Years back, I learned in school about Kubler – Ross’ The Five Stages of Grief. It proved to be helpful later on, as I continued to do ministry. I knew how to deal with people in grief and I was able to empathize well, mostly through silence. It was “easy” to extend one’s help to others, I realized. But it is a totally different story when you actually go through the stages yourself. Suddenly, all that would matter and all that helps, is grace.
Here’s the thing about grieving: you will never know when it will end. It may just be subtler in the coming years before acceptance is reached but for some, even reaching that stage is not a finality. Somewhere along the way after acceptance, depression may come again once in a while.
In going through the stages, it is not chronological. One can jump from one to the other. From denial to anger to bargaining to depression to acceptance, it could be rather “messy.”
Yet that is how grief is. It is a messy affair. There would be days when you are okay but there will be days too, when triggered, that you just want to shut off from the world for a while and not move at all.
And it is okay to grieve. It is perfectly okay, too. It is not a sign of weakness but strength. To be able to name what you are grieving for and acknowledging that you are in a specific stage is a sign of maturity. You know you are growing. You know you are taking root.
Somewhere, someday, the flowers will bloom.
Maybe I am angry at the moment. It took a while to recognize I was. And in the quiet of the shrine a while ago after dawn mass and the long walk home, I found that God said it was ok. It was not wrong to feel. It was ok. I am ok. It was ok to flit from “anger to depression” once in a while but to do so, one needs grace. It is okay to grieve but one cannot do it alone.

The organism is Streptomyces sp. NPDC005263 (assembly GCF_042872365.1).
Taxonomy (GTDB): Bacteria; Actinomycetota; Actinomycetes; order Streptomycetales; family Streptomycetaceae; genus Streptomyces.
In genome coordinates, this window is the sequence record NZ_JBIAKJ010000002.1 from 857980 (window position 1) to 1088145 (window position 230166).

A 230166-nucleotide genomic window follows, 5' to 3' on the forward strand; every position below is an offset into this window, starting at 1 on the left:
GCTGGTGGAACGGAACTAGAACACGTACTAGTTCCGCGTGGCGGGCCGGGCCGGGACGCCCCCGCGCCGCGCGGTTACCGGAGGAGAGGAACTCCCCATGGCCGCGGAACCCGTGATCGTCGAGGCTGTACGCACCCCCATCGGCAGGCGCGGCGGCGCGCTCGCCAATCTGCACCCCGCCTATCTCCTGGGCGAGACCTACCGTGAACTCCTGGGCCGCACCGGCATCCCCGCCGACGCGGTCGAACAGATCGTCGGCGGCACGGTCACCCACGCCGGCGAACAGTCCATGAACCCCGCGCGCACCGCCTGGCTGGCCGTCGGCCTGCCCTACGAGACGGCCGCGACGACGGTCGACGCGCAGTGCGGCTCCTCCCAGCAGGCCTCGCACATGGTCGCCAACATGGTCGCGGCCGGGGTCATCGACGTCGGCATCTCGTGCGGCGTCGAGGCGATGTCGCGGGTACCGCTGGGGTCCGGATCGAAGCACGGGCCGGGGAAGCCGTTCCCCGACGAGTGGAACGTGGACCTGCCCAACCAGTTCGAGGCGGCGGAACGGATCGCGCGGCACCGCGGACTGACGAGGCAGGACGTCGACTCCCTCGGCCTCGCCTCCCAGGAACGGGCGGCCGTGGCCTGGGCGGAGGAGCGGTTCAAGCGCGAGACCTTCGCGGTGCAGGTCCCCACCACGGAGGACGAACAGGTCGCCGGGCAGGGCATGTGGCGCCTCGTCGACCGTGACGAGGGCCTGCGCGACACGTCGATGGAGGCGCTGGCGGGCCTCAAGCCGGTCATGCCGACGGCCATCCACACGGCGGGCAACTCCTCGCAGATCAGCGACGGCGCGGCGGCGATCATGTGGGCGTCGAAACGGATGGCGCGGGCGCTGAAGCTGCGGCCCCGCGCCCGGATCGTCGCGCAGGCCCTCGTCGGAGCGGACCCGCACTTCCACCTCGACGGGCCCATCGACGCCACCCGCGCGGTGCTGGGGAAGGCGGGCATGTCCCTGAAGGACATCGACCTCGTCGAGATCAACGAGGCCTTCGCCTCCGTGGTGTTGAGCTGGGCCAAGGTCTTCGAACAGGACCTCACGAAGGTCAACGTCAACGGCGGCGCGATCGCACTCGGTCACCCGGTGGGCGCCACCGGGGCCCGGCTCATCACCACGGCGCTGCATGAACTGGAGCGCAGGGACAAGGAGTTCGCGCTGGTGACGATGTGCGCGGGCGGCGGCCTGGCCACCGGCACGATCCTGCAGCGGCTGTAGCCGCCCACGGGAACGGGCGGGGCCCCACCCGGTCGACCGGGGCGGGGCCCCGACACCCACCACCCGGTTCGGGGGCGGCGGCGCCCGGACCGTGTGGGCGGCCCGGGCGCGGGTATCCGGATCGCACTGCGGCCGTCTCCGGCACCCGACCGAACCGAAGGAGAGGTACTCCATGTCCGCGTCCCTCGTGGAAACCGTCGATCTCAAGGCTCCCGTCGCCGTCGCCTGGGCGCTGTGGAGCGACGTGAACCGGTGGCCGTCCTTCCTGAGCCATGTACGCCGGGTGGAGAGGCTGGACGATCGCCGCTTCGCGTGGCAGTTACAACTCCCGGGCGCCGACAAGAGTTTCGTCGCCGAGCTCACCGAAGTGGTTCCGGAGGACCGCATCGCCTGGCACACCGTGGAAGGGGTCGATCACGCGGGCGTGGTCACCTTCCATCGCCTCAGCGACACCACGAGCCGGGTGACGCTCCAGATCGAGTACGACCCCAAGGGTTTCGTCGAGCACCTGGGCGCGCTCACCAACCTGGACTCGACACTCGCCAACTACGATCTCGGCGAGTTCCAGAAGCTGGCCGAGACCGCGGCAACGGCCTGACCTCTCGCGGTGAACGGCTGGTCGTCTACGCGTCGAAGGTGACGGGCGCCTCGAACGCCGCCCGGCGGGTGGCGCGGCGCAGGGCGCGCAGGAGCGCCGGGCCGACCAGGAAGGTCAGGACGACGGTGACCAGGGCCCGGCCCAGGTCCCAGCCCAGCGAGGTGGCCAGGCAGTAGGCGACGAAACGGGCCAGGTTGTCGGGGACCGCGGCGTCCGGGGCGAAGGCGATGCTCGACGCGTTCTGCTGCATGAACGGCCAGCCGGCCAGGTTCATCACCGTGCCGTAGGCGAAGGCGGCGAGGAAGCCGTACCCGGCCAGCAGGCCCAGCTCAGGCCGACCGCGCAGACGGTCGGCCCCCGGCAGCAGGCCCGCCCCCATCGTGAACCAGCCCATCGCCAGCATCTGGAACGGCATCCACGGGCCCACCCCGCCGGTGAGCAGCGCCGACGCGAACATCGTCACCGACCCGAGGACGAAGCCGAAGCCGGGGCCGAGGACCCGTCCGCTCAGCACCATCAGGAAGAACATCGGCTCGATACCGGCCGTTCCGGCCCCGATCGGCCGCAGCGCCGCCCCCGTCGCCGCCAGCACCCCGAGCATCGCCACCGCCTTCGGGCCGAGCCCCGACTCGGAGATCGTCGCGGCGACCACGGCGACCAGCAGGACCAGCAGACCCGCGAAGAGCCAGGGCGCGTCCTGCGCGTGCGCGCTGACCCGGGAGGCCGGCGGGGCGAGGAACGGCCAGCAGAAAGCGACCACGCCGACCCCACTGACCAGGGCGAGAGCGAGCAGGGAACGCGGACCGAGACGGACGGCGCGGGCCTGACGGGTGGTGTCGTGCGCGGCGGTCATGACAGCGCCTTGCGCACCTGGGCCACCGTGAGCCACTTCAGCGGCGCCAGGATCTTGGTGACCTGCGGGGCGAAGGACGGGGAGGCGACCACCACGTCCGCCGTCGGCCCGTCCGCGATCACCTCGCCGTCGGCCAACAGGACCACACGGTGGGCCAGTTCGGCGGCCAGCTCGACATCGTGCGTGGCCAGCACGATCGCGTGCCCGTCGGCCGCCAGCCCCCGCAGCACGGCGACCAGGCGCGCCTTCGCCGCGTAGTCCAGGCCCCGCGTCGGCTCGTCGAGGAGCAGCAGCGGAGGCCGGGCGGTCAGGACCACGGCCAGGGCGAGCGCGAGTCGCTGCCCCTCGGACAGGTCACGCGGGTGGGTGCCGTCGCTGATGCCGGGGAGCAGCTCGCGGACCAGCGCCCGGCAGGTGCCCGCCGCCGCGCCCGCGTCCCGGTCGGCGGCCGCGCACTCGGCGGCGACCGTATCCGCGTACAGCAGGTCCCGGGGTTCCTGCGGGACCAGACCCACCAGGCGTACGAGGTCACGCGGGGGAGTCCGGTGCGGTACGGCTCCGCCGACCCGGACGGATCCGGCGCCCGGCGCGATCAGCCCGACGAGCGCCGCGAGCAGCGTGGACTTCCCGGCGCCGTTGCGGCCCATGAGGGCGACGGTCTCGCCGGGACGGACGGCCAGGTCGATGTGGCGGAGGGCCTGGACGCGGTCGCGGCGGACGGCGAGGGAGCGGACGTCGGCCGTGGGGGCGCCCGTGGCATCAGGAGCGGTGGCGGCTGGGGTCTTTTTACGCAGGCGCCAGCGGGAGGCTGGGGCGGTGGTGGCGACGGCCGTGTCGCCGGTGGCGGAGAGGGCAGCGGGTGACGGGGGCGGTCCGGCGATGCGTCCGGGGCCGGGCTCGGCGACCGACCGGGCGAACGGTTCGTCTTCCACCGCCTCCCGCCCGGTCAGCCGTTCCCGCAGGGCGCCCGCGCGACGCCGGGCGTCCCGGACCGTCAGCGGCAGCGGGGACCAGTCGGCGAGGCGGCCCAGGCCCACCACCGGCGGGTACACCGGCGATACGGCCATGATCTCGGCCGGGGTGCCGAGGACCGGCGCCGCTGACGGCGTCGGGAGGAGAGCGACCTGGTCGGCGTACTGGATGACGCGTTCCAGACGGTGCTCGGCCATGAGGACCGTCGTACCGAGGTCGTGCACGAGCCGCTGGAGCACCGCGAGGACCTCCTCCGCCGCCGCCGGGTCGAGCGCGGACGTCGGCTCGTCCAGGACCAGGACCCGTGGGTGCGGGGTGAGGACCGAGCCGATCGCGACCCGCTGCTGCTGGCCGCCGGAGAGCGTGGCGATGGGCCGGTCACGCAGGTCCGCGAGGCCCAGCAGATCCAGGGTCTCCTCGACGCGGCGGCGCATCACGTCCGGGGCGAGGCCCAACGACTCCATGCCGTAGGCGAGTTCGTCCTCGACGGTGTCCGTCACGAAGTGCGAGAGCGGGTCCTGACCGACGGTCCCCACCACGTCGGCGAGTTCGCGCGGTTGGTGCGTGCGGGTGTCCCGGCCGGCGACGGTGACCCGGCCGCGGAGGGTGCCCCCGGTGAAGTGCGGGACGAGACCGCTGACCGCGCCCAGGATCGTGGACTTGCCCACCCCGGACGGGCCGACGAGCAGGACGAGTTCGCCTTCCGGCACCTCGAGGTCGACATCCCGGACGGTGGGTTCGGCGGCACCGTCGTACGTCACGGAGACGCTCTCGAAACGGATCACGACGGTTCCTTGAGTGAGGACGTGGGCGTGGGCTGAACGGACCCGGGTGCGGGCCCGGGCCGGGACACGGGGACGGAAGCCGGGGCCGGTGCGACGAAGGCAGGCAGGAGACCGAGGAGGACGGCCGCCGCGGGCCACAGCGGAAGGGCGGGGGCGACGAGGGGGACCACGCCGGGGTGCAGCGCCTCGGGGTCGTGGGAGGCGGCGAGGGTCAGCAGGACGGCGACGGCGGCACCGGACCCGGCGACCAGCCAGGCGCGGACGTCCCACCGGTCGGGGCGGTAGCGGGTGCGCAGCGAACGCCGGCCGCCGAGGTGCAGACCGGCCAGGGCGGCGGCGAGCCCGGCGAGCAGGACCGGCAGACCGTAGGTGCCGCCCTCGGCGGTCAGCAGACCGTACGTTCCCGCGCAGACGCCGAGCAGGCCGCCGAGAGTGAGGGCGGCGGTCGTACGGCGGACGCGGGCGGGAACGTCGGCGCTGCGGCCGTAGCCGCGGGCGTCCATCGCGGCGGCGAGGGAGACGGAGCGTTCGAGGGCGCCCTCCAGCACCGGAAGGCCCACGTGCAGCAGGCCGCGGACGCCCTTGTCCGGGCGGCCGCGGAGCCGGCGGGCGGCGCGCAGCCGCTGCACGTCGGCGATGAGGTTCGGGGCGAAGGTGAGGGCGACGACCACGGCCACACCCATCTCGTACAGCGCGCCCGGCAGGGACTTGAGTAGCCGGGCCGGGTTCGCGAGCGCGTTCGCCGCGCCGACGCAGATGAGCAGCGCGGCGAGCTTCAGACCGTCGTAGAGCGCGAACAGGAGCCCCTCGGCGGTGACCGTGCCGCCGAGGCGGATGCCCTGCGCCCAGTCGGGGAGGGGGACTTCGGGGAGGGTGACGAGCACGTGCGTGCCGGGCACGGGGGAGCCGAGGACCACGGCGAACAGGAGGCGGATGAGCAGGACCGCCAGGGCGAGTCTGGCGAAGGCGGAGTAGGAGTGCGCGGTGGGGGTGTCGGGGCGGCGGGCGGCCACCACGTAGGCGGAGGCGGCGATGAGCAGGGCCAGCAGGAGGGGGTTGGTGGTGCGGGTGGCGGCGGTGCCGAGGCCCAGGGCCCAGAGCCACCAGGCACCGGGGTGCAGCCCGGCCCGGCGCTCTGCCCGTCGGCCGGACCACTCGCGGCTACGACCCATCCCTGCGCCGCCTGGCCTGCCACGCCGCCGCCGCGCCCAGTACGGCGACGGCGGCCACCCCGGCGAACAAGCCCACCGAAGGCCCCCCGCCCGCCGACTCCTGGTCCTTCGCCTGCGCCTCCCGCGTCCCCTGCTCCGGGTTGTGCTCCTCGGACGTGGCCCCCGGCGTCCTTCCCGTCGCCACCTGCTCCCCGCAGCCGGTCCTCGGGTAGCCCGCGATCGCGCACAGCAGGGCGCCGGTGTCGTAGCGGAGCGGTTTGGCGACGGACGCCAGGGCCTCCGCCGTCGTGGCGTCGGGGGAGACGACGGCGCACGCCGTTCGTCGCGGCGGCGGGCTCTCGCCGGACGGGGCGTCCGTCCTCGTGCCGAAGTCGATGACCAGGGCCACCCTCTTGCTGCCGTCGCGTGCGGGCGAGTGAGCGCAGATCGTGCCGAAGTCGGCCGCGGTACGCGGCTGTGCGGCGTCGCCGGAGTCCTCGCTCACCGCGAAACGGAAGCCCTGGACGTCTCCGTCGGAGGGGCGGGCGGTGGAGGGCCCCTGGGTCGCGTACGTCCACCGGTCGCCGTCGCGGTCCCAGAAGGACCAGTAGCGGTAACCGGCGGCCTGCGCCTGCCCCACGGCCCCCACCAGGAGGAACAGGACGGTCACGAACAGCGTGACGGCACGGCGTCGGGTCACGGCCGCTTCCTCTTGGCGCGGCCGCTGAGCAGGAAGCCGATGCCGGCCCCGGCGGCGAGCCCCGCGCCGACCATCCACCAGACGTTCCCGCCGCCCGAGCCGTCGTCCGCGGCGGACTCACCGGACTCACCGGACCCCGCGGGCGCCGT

As people left this morning, I told God all that was in my heart and I received a rather odd reply: “I know. I am grieving with you. I am hurting too.” A minute after that, I saw a friend and that friend sat with me as I cried, walked with me on the way home, too.
It is true: God is close to the brokenhearted. He may seem quiet at times but just like any father, He knows when we cannot take it anymore. He stoops down to His child, looks at her in the eye and he says, “I am here.” When we hurt, because He loves us and His love is infinite for us, His pain is infinite too.
We have a God who grieves with us. A God who goes through all the stages of grief with us. Even if sometimes, we may get irrational about things, He patiently guides us what to do, where to go, whom to talk to. Our God is Emmanuel. He is ever with us.
9 days to go ’til Christmas and I do not know how these days will be. I find though that even in the darkest of nights, He always sends a star or two or more to remind us that there is hope.
I am still looking for that star at this point. Still walking along this uncertainty. But Advent tells me that just like how Jesus slipped into the world unannounced one cold, December night, acceptance will be “full” one day, unannounced too.
It will come. One day, it will.
You just have to go through the stages… with grace and hope alive in the heart.